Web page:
A dynamic estimation of the involvement of the complement system in various diseases was obtained by the direct quantitation of breakdown products of C3 and of properdin factor B. The methods used were based, first on the separation of native and fragmented molecules according to their molecular size through a precipitation with polyethylene glycol and, secondly, on an immunochemical quantitation, using specific antisera for the major antigens of C3 and factor B. The sensitivity and the specificity of these methods were demonstrated by activation of complement in vitro with generation of C3 and factor B fragments. A clinical investigation was carried out in 41 patients with systemic lupus erythematosus (SLE), 31 with membranoproliferative glomerulonephritis (MPGN), 26 with other types of glomerulonephritis, and 6 with severe alcoholic cirrhosis of the liver. The following observations were made: (a) an elevated plasma level of C3d fragment of C3 was found in 68% of SLE patients, in 87% of MPGN patients, in 62% of patients with other hypocomplementemic nephritis, and in 15% of those with normocomplementemic nephritis, but in only 33% of patients with liver cirrhosis and very low levels of C3; (b) a significant difference was observed between the levels of C3 obtained with either anti-"native" C3 or anti-C3c sera for immunochemical quantitation, in patients with SLE or MPGN, indicating the presence of "altered" or fragmented C3 in plasma; (c) an elevated plasma level of Ba fragment of properdin factor B was found in 46% of SLE patients, in 67% of MPGN patients, in 50% of patients with other hypocomplementemic nephritis, and in 9% of patients with normocomplementemic nephritis, while the level of properdin factor B was only slightly decreased in these diseases; (d) in SLE and MPGN there was an inverse correlation between the levels of C3d and Ba and the level of C3 in plasma. The level of these fragments was directly correlated with the clinical manifestations of SLE; (e) some patients with a normal C3 level exhibited an elevated plasma concentration of C3 and factor B fragments, suggesting the coexistence of an increased synthesis with a hypercatabolism of complement components. Therefore, the quantitation of complement breakdown products by simple immunochemical methods provides additional information concerning the involvement of complement in disease and new features for the evaluation of the intensity of immune reactions during immune complex diseases.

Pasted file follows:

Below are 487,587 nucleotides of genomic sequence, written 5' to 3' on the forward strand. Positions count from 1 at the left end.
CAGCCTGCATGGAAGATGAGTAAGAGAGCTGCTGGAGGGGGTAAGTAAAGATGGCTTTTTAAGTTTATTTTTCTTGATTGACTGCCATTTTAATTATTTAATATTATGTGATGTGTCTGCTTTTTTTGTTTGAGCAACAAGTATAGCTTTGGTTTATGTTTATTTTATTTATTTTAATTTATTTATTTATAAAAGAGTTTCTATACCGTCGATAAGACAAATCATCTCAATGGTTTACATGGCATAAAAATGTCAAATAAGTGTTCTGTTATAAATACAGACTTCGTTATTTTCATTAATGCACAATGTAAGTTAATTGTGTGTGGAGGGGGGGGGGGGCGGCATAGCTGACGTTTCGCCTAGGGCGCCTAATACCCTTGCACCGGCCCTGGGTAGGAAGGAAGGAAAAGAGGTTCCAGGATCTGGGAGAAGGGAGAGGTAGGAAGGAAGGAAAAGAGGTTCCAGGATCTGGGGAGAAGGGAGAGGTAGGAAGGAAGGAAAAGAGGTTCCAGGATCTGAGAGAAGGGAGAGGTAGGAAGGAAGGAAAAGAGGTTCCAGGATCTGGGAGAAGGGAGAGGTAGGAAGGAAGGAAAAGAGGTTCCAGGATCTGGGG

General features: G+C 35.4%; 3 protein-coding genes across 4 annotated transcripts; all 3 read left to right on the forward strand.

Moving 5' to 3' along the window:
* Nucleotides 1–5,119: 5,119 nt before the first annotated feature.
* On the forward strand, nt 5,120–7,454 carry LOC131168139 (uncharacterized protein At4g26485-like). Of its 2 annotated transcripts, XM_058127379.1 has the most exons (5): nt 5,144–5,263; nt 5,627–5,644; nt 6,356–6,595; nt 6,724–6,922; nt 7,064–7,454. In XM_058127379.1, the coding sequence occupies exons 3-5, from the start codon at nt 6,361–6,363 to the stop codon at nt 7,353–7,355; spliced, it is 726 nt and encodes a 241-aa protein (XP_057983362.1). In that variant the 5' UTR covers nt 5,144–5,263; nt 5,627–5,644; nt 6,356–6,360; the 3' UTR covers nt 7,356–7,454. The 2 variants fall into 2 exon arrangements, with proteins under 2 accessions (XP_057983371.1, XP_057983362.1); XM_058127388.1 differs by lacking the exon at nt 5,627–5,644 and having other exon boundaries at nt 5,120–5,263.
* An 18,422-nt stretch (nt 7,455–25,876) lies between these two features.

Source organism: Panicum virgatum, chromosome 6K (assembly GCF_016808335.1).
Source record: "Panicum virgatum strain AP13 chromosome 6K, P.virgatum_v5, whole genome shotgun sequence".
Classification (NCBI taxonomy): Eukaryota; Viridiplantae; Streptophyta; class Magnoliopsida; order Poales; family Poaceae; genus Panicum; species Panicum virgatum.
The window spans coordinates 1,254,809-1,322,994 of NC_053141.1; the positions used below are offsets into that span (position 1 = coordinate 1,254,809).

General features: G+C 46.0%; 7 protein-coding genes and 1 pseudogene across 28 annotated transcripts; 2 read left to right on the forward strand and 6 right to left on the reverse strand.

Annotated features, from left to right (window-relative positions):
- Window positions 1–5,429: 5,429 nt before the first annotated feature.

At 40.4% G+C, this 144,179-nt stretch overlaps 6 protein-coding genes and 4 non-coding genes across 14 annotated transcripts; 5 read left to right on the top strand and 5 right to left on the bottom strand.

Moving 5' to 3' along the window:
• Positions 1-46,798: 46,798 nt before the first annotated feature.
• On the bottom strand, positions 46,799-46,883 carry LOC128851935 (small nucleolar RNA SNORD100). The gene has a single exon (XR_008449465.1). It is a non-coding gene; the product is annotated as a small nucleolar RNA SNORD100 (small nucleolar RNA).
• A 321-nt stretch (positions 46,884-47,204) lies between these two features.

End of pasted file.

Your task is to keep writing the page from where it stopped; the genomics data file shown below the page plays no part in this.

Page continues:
L H Perrin, P H Lambert, P A Miescher